2. Buti sprigged floral motifs stamped upon softly coloured or white backgrounds graced Jaipur court society. 
3. Dupattas and shawls bearing auspicious red designs on a white or yellow background adorned the pious attendees at Hindu temples.   

Menswear constituted the majority of Sanganer's printed fabric. In Rajasthan, traditional male attire consists of a simple series of garments like the 'dhoti', one example of India's famed aptitude for taking a single piece of unstitched cloth and folding it into a complex garment. Ordinarily, he wears a white kurta long shirt along with a bundi vest, worn underneath in winter or donned as outwear in the summer. Next, he winds a length of cloth around his head as a safa turban. To complete his outfit, he tosses an angochha shawl either over his shoulder or around his neck or waist.  

Many chhipas in Sanganer remember the regular production of printed designs for local women. Some patterns mimicked the bandhani-tie-dyed head cloths particular to local Mali and Mina women. The bright yellow Mali chunnari or veil cloth is distinctively patterned with a single large red circular motif in the center of the rectangular cloth. On the other hand, the Mina Chaddar, a heavy cotton shawl, is covered with small flower-shaped arrangements of simple red dots on a dark-black background. 

Home furnishings incorporate a wealth of folk imagery. Regimented borders of flowers, vines, animals and human figures flank the geometric jaal patterns in the center. Ranks of small soldiers accompanied by decorated cows, elephants or horses compete with vignettes depicting popular folk tales. These large textiles enable a block printer to exhibit his creative flair because each piece is a unique combination of block designs derived from the printer's personal collection and filled with hidden clues to the client's identity.

BLOCK CARVING: For hundreds of years the traditional blocks used by Sanganeri chhipas were recognized by their diminutive size and detailed carving, Fundanbhaya, a local block carver, describes these tiny old-fashioned printing blocks as 'cigarette packets' that look like children's toys next to the modern blocks. This animated 68-year-old carver is the son of a handloom weaver and started making blocks at the age of 12. By the end of the 1980s, organized borders of 'butah' and 'buti' combinations gave way to stripes, geometrics and irregular bold repeats. To compete with screen-printing, the size of the blocks increased by three to four times from their original size. According to the 2008 census there are 52 block carving units in Sanganer today. They receive regular orders from local printing units but their numbers are shrinking in conjunction with the block printers.

Their links with Farukkhabad remain strong; carvers regularly visit family members, as well as order 'shisham' rosewood from local timber merchants. Carvers' workshops lining the lanes of Sanganer are a familiar sight. Open-fronted shops contain stacks of seasoned, sliced wood inside. They work under the front awning, squatting at small three-legged tables. Unfazed the cacophony of tapping which fills the air, each worker guides his tiny chisels across the face of a wooden block with utmost precision. Every carver retains a traditional toolkit: a personal and unique set of over thirty miniature chisels, well-worn hammers, and old-fashioned bow-drills. They don't use power drills or saws. They may save a carpenter some time, but are of no help to the block carver. The symbolic relationship between the art of hand carving wooden blocks and the skill of printing is now ingrained in the heart of Sanganer. Old and new designs sit side by side. Even though the traditional designs compete with new ones, the old blocks are compulsory because they were made, are made and will always be made.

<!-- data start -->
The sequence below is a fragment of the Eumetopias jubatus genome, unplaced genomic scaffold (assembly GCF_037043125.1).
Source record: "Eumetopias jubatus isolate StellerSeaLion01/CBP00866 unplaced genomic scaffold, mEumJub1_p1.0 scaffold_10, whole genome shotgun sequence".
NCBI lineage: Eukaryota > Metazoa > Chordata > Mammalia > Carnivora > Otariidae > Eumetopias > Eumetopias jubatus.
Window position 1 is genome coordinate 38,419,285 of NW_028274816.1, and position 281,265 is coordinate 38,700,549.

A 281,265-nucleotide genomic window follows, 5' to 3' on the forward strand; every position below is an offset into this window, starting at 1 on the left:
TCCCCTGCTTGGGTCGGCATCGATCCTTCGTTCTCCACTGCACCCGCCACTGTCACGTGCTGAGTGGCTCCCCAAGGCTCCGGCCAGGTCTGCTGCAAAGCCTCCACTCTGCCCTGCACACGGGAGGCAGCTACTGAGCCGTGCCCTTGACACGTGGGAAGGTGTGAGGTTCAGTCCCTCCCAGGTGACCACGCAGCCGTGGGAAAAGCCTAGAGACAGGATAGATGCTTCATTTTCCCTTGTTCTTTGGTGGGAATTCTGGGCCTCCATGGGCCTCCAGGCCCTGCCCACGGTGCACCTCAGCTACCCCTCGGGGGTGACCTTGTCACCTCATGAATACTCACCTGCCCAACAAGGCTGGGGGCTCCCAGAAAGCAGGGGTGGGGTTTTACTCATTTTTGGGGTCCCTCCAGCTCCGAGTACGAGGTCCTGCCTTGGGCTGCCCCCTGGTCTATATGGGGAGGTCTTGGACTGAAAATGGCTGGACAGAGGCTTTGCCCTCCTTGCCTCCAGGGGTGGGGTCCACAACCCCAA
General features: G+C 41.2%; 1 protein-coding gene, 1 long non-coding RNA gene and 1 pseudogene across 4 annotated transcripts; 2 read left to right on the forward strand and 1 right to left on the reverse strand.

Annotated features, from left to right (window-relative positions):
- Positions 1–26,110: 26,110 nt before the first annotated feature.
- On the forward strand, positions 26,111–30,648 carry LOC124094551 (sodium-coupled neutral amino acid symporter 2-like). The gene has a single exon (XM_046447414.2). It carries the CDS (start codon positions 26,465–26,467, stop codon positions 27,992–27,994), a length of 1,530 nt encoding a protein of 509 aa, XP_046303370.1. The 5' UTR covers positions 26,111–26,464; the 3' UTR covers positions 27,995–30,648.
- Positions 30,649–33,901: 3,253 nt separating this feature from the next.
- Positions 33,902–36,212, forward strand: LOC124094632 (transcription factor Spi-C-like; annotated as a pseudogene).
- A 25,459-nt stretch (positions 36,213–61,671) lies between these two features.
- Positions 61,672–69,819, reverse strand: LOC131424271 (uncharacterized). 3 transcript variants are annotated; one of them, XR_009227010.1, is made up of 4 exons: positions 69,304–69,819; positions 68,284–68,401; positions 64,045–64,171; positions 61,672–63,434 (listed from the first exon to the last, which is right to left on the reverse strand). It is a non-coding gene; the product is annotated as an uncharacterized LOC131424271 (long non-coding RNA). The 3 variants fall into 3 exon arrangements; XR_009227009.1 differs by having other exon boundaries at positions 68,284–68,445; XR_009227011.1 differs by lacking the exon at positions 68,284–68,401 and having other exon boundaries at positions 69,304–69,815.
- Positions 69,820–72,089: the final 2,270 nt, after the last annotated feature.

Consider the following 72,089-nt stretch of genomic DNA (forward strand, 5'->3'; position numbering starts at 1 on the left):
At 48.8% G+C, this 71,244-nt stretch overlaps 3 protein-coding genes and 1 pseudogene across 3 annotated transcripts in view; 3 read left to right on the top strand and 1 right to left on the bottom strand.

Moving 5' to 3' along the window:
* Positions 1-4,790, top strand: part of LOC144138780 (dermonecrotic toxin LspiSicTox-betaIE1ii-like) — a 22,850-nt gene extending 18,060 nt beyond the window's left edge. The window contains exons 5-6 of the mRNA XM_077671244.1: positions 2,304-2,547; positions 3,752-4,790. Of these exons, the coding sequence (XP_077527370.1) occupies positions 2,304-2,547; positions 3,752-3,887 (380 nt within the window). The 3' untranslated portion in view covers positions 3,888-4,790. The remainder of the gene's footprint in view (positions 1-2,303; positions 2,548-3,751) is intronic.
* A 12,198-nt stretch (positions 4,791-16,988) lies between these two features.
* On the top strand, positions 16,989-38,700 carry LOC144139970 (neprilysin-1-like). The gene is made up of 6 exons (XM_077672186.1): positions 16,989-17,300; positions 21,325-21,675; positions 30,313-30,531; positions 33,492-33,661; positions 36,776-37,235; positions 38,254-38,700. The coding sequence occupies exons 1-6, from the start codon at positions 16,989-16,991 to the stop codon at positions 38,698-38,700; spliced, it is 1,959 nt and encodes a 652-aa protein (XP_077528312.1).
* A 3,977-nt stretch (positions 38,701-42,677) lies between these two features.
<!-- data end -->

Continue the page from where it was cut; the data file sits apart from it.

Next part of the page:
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Challenges

Over the past three decades, block printing in Sanganer has increased dramatically because of an expansion in the textile market all over the world. With changing times, craftsmen have adopted cheaper and more easily available raw materials, which include the usage of chemical dyes in abundance and the almost null use of the traditional natural dyes. Chemical dyes, which offer an abundant variety of colours picked up a rapid sale in the market and soon, majority of the printers made a shift to the same. With over 400 chemical dye dealers in Jaipur alone, the sudden shift became prevalent even in the domestic markets. This began taking a toll on the ground water of Sanganer and surrounding areas. When the printed fabrics would be washed, over and over again, the chemicals from the dyes would seep into the ground water making the water unsuitable for drinking and other purposes directly related to human beings and animals. Today, the groundwater here is so polluted that government has released orders to shut down all printing units in the Sanganer area. 

Along with environmental challenges, the availability of artificial printing material and change in the trends and forecasts of the markets has resulted in the loss of identity of the Sanganeri prints. There has been a major shift in the colours used, the motifs used, the fabrics used and the purpose of the making a certain kind of print. Globalization and the mass expansion of the printing industry ahs led to a certain loss of essence of the Sanganeri prints. 
Also, with the coming of screen-printing, which produces printed fabric way cheaper and faster than block printing, it has taken up the majority of the market demand for block printing.